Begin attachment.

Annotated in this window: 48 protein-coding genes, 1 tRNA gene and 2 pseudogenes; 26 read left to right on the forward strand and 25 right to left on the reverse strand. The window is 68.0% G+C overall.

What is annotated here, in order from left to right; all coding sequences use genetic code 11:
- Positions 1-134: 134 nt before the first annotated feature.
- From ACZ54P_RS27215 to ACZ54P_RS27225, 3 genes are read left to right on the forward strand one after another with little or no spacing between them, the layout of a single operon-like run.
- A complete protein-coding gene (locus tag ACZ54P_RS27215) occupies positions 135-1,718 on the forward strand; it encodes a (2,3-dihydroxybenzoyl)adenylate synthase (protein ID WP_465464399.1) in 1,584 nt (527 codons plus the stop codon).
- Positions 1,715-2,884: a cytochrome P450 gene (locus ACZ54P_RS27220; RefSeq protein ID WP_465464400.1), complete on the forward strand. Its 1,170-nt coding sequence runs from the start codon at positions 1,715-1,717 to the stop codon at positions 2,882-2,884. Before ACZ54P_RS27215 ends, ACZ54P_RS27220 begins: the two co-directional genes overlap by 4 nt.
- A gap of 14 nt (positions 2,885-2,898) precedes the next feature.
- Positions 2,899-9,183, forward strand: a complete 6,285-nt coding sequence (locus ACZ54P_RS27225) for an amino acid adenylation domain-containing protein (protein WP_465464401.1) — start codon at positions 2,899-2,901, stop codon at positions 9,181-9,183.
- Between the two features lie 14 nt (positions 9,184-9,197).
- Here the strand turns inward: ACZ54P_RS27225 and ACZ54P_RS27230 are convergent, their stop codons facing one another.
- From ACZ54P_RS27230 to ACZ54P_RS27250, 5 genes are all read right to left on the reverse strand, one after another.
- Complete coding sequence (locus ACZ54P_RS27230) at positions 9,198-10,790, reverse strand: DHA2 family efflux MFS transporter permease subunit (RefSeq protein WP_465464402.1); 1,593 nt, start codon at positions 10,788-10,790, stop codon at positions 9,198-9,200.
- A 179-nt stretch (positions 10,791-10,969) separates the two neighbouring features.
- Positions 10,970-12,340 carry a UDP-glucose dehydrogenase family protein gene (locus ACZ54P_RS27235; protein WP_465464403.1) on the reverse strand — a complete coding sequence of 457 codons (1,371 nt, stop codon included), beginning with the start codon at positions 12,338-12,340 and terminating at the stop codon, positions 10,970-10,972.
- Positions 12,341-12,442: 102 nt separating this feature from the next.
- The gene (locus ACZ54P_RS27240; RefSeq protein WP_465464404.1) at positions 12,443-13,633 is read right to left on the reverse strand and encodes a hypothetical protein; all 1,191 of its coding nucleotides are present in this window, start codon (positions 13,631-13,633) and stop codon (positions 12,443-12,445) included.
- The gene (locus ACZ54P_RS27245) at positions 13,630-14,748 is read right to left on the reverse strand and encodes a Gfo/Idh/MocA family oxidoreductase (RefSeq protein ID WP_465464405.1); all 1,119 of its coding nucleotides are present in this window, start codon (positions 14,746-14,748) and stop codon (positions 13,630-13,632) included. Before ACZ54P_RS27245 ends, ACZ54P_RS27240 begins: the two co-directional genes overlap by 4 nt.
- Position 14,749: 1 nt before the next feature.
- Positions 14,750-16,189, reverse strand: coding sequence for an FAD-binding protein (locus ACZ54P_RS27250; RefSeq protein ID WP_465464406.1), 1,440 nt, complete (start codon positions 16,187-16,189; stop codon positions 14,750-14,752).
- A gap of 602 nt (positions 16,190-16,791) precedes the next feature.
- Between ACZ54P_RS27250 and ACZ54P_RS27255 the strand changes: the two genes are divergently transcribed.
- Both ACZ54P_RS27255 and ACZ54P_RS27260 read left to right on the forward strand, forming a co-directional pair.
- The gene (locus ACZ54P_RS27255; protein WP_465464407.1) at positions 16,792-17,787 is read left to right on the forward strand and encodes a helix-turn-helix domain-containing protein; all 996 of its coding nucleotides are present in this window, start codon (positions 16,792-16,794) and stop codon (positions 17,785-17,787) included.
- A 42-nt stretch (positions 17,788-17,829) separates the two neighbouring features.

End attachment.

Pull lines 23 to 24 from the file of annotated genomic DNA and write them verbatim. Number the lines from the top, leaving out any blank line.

- The gene (locus ACZ54P_RS27255; protein WP_465464407.1) at positions 16,792-17,787 is read left to right on the forward strand and encodes a helix-turn-helix domain-containing protein; all 996 of its coding nucleotides are present in this window, start codon (positions 16,792-16,794) and stop codon (positions 17,785-17,787) included.
- A 42-nt stretch (positions 17,788-17,829) separates the two neighbouring features.